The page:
2012 YEAR IN REVIEW
The standout news & pop obsessions gleaned from your search habits
Year in Review 2012: Most searched-for cities
One point we've gathered from the millions of searches on Yahoo! -- our users let their fingers do the traveling. We've tracked surges of searches on the Web to these top cities in the last year to see what most captures the attention of vacationers. And it's a diverse and at times surprising list. Here, the most searched-for cities on Yahoo!. -- By Claudine Zap, Yahoo!
- Photo By Getty Images Thu, Dec 6, 2012
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- Cops: NH teen missing 2 months wrote letter to mom
- Cargo bikes the new minivan for cycling families
- Florida State finishes regular season ranked No. 1
Florida State finishes the regular season as No. 1 in The Associated Press college football poll, and Auburn has reached No. 2.
- Federal judge criticized by Supreme Court Justice fires back
By Bernard Vaughan NEW YORK (Reuters) - A federal judge this week defended his custom of urging lead law firms in class actions to staff the lawsuits with women and minority lawyers, two weeks after U.S. Supreme Court Justice Samuel Alito took the unusual step of criticizing the practice. The judicial dustup stems from the Supreme Court's decision on November 18 not to review a challenge to a class action settlement that resolved antitrust claims against Sirius XM Radio Inc. Though it declined to hear the case, Alito wrote a six-page statement criticizing the practice of Judge Harold Baer, of U.S. District Court for the Southern District of New York, of encouraging firms that represent plaintiffs in class actions to assign lawyers that reflect the gender and racial makeup of the class. In court orders, Baer has written that the practice is warranted under a federal rule governing the certification of class action lawsuits.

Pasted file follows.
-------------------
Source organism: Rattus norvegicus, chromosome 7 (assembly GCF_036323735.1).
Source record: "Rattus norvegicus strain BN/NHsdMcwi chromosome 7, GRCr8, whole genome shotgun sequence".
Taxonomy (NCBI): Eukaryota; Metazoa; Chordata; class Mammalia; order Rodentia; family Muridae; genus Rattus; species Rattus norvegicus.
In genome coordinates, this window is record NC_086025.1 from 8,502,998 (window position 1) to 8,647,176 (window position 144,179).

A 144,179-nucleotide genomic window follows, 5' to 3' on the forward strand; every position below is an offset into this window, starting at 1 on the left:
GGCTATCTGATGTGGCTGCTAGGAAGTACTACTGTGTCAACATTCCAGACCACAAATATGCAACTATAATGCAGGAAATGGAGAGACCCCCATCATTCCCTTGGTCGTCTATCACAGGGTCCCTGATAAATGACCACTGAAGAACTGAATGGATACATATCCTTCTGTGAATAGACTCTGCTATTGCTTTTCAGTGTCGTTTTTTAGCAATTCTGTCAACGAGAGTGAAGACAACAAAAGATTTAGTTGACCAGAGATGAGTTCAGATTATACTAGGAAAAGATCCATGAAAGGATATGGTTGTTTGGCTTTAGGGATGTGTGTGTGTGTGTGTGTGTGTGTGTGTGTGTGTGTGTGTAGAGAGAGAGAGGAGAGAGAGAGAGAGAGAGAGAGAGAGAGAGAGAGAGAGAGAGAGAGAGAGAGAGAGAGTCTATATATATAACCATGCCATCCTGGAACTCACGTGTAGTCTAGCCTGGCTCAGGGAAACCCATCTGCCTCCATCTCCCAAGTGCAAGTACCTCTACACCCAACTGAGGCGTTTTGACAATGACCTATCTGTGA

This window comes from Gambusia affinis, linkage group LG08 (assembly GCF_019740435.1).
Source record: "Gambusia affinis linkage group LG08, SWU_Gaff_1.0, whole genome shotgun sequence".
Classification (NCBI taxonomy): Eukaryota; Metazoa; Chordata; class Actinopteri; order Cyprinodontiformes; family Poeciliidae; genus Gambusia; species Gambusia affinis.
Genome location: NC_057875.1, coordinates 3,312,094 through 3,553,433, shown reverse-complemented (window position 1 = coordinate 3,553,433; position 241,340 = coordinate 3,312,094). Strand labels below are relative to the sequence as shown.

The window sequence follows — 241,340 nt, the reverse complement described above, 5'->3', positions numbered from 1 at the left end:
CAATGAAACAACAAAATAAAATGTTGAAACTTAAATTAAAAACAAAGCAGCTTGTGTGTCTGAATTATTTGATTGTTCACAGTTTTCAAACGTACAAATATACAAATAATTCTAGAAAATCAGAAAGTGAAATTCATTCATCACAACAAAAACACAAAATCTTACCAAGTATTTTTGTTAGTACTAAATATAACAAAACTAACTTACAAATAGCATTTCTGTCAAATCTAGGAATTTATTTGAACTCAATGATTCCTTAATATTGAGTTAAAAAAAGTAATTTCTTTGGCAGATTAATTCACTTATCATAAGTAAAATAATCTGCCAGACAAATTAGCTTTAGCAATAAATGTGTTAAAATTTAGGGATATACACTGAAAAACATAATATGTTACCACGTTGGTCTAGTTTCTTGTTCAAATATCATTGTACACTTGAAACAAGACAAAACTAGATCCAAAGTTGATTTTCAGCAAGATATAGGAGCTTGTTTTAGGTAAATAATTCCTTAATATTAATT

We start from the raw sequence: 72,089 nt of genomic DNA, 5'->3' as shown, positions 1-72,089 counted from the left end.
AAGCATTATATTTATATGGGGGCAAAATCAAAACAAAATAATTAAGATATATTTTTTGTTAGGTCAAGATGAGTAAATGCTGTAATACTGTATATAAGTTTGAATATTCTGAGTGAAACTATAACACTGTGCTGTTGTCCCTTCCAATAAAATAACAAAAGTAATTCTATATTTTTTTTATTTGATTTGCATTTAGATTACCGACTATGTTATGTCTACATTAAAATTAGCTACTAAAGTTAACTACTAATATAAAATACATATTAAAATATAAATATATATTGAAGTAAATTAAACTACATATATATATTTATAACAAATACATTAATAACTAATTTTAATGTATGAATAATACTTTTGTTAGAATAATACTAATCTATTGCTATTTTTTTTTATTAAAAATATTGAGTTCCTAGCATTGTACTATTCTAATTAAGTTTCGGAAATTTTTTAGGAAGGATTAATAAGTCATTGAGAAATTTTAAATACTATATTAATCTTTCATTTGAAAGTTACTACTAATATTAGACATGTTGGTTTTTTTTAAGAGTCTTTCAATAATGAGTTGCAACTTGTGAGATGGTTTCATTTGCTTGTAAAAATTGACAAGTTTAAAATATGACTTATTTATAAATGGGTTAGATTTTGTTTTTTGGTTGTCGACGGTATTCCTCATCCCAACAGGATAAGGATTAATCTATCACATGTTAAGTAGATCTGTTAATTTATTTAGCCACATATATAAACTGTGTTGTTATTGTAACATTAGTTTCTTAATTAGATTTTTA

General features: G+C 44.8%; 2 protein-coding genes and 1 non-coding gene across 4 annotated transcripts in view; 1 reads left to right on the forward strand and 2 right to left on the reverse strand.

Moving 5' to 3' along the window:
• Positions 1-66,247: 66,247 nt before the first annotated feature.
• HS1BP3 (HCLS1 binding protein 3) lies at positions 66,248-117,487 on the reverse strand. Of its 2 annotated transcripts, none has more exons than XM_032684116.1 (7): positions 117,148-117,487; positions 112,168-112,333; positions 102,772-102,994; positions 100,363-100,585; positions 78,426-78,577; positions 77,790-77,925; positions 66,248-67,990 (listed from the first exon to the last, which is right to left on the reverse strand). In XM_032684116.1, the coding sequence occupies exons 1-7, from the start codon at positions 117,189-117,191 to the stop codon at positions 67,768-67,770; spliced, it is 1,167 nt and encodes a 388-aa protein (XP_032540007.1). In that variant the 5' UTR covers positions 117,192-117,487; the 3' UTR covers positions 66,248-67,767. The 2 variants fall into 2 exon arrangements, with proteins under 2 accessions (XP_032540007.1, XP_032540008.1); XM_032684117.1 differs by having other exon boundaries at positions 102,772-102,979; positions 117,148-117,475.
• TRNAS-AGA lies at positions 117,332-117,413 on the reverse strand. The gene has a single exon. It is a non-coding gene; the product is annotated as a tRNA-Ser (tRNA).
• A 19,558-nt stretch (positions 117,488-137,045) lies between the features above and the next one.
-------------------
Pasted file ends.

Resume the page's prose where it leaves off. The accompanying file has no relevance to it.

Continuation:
- Germany to sell two destroyers to Israel
- Neighbor From Hell Allegedly Points Cameras Into Couple's Bedroom
- Nelson Mandela: How US conservatives viewed him then – and now
The world press is filled with encomiums for South African leader Nelson Mandela, laudatory statements by President Obama and other world leaders, editorials praising his courage in fighting against and then leading his country out of racial oppression. “My first political action, the first thing I ever did that involved an issue or a policy or politics was a protest against apartheid,” President said when Mr. Mandela died this week. “Like so many around the globe, I cannot fully imagine my own life without the example that Nelson Mandela set.” But it wasn’t that long ago that many elected officials and political leaders in the United States –conservatives, mainly – were outspoken in their opposition to what Mandela represented, which to them was socialism (or worse yet, communism) and borderline terrorism since Mandela had advocated armed resistance to South Africa’s white minority regime.
- Netanyahu: World powers must demand Iran change 'genocidal' anti-Israel policy
By Matt Spetalnick WASHINGTON (Reuters) - Israeli Prime Minister Benjamin Netanyahu on Sunday urged the United States and other world powers to demand that Iran change what he called its "genocidal" anti-Israel policy as part of negotiations with Tehran on a final nuclear deal. Cautioning the international community to "beware" of Iran's intentions, Netanyahu underscored his deep skepticism over an interim deal reached with Iran last month in Geneva and insisted that any long-term accord must bring about the "termination of Iran's military nuclear capability." Netanyahu, speaking via satellite link from Jerusalem, warned a foreign policy forum in Washington: "The jury is still out. Iran is perilously close to crossing the nuclear threshold." U.S. President Barack Obama, addressed the same forum on Saturday and defended diplomacy with Iran but sought to reassure Israelis with a pledge to step up sanctions or prepare for a potential military strike if Tehran fails to abide by the pact.